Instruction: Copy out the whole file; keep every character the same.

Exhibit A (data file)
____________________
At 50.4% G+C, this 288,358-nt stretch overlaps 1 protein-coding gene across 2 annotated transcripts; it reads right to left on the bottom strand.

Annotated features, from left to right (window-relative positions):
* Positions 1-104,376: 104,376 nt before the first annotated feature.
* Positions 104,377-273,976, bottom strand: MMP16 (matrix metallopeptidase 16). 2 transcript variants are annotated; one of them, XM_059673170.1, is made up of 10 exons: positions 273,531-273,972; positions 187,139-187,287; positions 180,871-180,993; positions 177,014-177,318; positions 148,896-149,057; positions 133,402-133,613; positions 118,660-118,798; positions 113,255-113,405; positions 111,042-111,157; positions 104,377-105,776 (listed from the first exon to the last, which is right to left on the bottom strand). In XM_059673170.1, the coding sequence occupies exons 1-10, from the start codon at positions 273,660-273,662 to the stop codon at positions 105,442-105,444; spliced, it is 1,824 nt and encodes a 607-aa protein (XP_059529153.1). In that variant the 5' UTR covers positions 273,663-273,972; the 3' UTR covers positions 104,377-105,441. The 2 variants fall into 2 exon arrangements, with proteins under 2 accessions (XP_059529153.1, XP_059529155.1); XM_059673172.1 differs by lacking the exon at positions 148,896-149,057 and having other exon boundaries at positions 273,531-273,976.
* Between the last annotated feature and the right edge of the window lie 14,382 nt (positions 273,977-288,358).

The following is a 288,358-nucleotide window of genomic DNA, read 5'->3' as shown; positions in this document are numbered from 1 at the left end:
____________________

At 50.4% G+C, this 288,358-nt stretch overlaps 1 protein-coding gene across 2 annotated transcripts; it reads right to left on the bottom strand.

Annotated features, from left to right (window-relative positions):
* Positions 1-104,376: 104,376 nt before the first annotated feature.
* Positions 104,377-273,976, bottom strand: MMP16 (matrix metallopeptidase 16). 2 transcript variants are annotated; one of them, XM_059673170.1, is made up of 10 exons: positions 273,531-273,972; positions 187,139-187,287; positions 180,871-180,993; positions 177,014-177,318; positions 148,896-149,057; positions 133,402-133,613; positions 118,660-118,798; positions 113,255-113,405; positions 111,042-111,157; positions 104,377-105,776 (listed from the first exon to the last, which is right to left on the bottom strand). In XM_059673170.1, the coding sequence occupies exons 1-10, from the start codon at positions 273,660-273,662 to the stop codon at positions 105,442-105,444; spliced, it is 1,824 nt and encodes a 607-aa protein (XP_059529153.1). In that variant the 5' UTR covers positions 273,663-273,972; the 3' UTR covers positions 104,377-105,441. The 2 variants fall into 2 exon arrangements, with proteins under 2 accessions (XP_059529153.1, XP_059529155.1); XM_059673172.1 differs by lacking the exon at positions 148,896-149,057 and having other exon boundaries at positions 273,531-273,976.
* Between the last annotated feature and the right edge of the window lie 14,382 nt (positions 273,977-288,358).

The following is a 288,358-nucleotide window of genomic DNA, read 5'->3' as shown; positions in this document are numbered from 1 at the left end: